But things didn’t go as expected. Working with their colleagues in Haiti, Chantal Augustin, Josaphat Augustin, and Baudelaire Malgoire, and following best practices from South Africa, Kramer and engineer Sarah Brownell (who left SOIL in 2010 and is now at Rochester Institute of Technology), built public toilets perched on big composting vaults in rural areas. Despite initial enthusiasm, however, the communities didn’t maintain the toilets. “In the end people who are struggling just to survive just don’t have time to clean up someone else’s waste,” Kramer says. Later, Kramer and Brownell also found that the compost created in the vaults still contained some pathogens, which was potentially dangerous and unacceptable for the project’s standards.
Then, in January 2010, a 7.0-magnitude earthquake hit, and nothing in Haiti would ever be the same – including SOIL. Desperate to help, Kramer and four colleagues took off for Port-au-Prince, which had been practically levelled in parts.
Giant tent encampments had been built virtually overnight, and they were full of displaced people who needed toilets. With funding from Oxfam GB, Kramer put a new idea into action: Instead of following the model of leaving the waste in the toilets to break down on its own, as many emergency responders in Port-au-Prince were still doing, Kramer’s team stashed 15-gallon buckets inside them and organised weekly collection.
SOIL’s composting toilets in Port-au-Prince after the earthquake, one of 15 sites as part of a pilot project on container-based sanitation solutions for emergency settings. Following a cholera epidemic, the sign reads “CHOLERA – It’s not a game, don’t play with it!” Photo courtesy of SOIL, all rights reserved.
Each of SOIL’s 200 toilets was used by about 100 people per day. The organisation bought a piece of land and, by June 2010, set up a composting site. At the time it was the only functioning human waste treatment site in all of Haiti.
This fact took on new importance in October of that year, when cholera began spreading in the country for the first time in modern memory. SOIL’s composting system would kill the cholera bacterium, but Kramer realised that they would have to toughen up on safety. Before cholera, “we were, like, poop is cool. Poop is amazing,” she says. “We had to refine our message to say, poop is really dangerous. And the things you can do with it are really amazing.”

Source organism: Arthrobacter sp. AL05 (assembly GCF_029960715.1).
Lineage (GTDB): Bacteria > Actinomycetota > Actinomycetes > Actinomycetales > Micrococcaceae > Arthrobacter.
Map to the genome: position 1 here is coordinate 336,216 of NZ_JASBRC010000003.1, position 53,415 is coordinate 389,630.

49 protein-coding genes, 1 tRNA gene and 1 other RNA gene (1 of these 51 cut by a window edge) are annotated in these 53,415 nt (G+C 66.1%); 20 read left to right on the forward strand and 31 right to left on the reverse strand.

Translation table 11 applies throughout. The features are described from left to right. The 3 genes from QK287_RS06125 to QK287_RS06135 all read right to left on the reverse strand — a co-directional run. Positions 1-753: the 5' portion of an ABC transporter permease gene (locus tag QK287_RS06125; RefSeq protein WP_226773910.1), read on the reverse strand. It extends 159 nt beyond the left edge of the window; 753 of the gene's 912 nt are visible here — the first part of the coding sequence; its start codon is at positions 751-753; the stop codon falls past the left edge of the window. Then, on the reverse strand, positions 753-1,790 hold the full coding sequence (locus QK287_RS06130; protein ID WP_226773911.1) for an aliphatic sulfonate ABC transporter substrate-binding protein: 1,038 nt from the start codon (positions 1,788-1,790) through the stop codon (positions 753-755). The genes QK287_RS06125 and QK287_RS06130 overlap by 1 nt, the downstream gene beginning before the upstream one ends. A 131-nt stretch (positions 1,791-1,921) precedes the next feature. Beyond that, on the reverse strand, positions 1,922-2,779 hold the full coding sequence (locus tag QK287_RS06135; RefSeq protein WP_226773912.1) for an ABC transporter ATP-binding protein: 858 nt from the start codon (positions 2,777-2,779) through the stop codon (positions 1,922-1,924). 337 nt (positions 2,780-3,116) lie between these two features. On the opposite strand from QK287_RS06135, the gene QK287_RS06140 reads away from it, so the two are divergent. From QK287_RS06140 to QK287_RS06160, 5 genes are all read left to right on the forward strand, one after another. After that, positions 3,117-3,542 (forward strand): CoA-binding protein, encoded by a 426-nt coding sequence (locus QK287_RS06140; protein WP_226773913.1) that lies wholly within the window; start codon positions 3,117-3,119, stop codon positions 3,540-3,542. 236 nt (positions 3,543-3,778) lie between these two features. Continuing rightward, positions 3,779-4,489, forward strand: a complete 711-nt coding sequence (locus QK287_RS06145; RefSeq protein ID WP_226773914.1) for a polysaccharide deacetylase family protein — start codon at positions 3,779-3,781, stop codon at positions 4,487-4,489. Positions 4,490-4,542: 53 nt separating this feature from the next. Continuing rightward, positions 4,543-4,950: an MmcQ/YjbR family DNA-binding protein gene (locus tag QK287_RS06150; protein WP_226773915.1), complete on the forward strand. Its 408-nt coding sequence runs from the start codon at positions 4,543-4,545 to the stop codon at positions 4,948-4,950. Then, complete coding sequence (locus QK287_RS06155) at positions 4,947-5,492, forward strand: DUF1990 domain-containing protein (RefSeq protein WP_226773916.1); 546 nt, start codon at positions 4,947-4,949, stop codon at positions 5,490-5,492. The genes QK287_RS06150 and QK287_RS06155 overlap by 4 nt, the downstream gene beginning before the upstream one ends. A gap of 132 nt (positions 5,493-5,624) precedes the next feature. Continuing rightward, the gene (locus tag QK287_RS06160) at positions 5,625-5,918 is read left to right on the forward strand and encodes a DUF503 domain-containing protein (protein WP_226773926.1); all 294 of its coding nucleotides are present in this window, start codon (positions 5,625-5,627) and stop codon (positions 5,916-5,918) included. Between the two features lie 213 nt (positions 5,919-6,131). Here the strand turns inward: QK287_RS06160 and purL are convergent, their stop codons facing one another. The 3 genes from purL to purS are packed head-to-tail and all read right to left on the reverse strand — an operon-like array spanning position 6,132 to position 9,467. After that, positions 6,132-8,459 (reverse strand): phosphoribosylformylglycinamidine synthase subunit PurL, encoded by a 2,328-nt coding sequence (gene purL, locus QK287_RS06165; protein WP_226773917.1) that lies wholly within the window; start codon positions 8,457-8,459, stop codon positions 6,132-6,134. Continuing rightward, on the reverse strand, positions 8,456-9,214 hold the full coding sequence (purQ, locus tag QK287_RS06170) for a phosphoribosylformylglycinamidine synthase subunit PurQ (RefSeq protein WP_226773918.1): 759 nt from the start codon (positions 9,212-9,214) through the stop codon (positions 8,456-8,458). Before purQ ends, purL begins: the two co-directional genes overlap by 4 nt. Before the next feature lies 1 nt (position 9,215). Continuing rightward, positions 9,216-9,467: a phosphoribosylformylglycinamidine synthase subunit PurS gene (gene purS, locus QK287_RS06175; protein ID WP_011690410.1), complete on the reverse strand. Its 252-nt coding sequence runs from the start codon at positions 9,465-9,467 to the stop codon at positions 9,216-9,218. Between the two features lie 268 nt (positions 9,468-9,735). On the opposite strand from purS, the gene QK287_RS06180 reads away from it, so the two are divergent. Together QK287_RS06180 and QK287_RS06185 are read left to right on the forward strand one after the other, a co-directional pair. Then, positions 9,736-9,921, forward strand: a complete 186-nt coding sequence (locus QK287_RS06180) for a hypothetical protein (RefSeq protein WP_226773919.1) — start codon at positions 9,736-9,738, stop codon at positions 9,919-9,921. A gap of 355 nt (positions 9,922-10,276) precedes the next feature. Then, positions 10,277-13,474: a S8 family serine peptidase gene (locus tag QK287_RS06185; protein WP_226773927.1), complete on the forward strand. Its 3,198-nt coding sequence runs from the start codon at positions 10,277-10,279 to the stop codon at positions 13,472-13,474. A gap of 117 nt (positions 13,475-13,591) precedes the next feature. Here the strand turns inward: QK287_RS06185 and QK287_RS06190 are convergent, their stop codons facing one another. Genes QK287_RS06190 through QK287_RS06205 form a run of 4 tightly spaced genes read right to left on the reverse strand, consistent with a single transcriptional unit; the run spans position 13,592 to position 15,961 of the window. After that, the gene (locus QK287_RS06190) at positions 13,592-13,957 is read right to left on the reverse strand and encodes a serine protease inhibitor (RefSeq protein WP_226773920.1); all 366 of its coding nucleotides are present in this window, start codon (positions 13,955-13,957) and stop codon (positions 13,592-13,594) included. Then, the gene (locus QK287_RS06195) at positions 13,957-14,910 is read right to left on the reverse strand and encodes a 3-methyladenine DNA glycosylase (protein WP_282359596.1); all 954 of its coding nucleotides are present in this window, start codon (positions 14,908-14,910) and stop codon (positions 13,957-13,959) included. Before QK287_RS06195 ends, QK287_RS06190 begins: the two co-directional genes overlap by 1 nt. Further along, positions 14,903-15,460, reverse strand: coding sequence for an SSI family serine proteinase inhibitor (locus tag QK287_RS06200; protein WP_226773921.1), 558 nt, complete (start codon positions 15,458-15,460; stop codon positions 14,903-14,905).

Kramer ran the emergency response programme in Port-au-Prince for five years (a small operation continues there today). At the same time, in early 2011, she decided it was time to bring the lessons from Port-au-Prince back to SOIL’s home of Cap-Haïtien, to see if container-based toilets could work in non-emergency situations. This time, the service would be for households; people would be more willing to pay for and clean a private toilet in their own home.
For inspiration, Kramer could look to few models. In some rapidly industrialising 19th-century European and North American towns, night-soil collectors would regularly travel through the streets after dark to collect bucket toilets from homes; the waste would ultimately fertilise farmland. After sewers replaced these systems, people perceived night-soil buckets as antiquated and shunned them. That included sanitation experts, who encouraged developing countries to follow in the industrialised world’s footsteps and embrace a mix of on-site sanitation (pit latrines and septic tanks) and sewers.